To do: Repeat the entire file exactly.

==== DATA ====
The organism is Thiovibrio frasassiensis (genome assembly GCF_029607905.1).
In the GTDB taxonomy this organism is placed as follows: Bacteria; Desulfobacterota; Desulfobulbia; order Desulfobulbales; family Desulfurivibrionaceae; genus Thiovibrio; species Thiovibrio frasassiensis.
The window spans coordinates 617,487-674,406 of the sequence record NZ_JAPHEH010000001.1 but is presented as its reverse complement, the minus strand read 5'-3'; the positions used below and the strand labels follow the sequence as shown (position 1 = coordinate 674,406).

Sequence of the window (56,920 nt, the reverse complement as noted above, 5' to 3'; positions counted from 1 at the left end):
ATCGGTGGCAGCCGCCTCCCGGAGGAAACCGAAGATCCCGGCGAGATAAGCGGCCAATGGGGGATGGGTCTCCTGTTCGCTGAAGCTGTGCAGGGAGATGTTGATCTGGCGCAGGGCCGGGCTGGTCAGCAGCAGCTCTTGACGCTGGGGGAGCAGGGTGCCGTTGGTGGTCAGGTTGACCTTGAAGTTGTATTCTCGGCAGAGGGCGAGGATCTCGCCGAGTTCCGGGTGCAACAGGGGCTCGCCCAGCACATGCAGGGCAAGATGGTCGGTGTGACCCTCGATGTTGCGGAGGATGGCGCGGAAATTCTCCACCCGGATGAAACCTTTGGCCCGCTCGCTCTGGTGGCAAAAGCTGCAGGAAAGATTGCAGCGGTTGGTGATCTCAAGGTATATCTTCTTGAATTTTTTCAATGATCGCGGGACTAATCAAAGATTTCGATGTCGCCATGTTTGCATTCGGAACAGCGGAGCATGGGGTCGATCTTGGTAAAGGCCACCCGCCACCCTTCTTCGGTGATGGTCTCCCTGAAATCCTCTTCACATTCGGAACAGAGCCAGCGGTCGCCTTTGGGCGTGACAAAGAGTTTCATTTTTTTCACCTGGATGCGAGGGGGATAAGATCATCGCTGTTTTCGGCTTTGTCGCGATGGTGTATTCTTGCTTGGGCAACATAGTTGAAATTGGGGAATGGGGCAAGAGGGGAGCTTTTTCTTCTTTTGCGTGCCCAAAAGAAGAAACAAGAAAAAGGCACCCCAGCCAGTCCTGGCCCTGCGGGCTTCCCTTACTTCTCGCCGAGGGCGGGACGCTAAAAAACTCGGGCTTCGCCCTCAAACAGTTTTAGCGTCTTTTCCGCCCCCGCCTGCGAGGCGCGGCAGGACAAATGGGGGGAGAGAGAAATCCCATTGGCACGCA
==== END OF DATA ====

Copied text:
The organism is Thiovibrio frasassiensis (genome assembly GCF_029607905.1).
In the GTDB taxonomy this organism is placed as follows: Bacteria; Desulfobacterota; Desulfobulbia; order Desulfobulbales; family Desulfurivibrionaceae; genus Thiovibrio; species Thiovibrio frasassiensis.
The window spans coordinates 617,487-674,406 of the sequence record NZ_JAPHEH010000001.1 but is presented as its reverse complement, the minus strand read 5'-3'; the positions used below and the strand labels follow the sequence as shown (position 1 = coordinate 674,406).

Sequence of the window (56,920 nt, the reverse complement as noted above, 5' to 3'; positions counted from 1 at the left end):
ATCGGTGGCAGCCGCCTCCCGGAGGAAACCGAAGATCCCGGCGAGATAAGCGGCCAATGGGGGATGGGTCTCCTGTTCGCTGAAGCTGTGCAGGGAGATGTTGATCTGGCGCAGGGCCGGGCTGGTCAGCAGCAGCTCTTGACGCTGGGGGAGCAGGGTGCCGTTGGTGGTCAGGTTGACCTTGAAGTTGTATTCTCGGCAGAGGGCGAGGATCTCGCCGAGTTCCGGGTGCAACAGGGGCTCGCCCAGCACATGCAGGGCAAGATGGTCGGTGTGACCCTCGATGTTGCGGAGGATGGCGCGGAAATTCTCCACCCGGATGAAACCTTTGGCCCGCTCGCTCTGGTGGCAAAAGCTGCAGGAAAGATTGCAGCGGTTGGTGATCTCAAGGTATATCTTCTTGAATTTTTTCAATGATCGCGGGACTAATCAAAGATTTCGATGTCGCCATGTTTGCATTCGGAACAGCGGAGCATGGGGTCGATCTTGGTAAAGGCCACCCGCCACCCTTCTTCGGTGATGGTCTCCCTGAAATCCTCTTCACATTCGGAACAGAGCCAGCGGTCGCCTTTGGGCGTGACAAAGAGTTTCATTTTTTTCACCTGGATGCGAGGGGGATAAGATCATCGCTGTTTTCGGCTTTGTCGCGATGGTGTATTCTTGCTTGGGCAACATAGTTGAAATTGGGGAATGGGGCAAGAGGGGAGCTTTTTCTTCTTTTGCGTGCCCAAAAGAAGAAACAAGAAAAAGGCACCCCAGCCAGTCCTGGCCCTGCGGGCTTCCCTTACTTCTCGCCGAGGGCGGGACGCTAAAAAACTCGGGCTTCGCCCTCAAACAGTTTTAGCGTCTTTTCCGCCCCCGCCTGCGAGGCGCGGCAGGACAAATGGGGGGAGAGAGAAATCCCATTGGCACGCA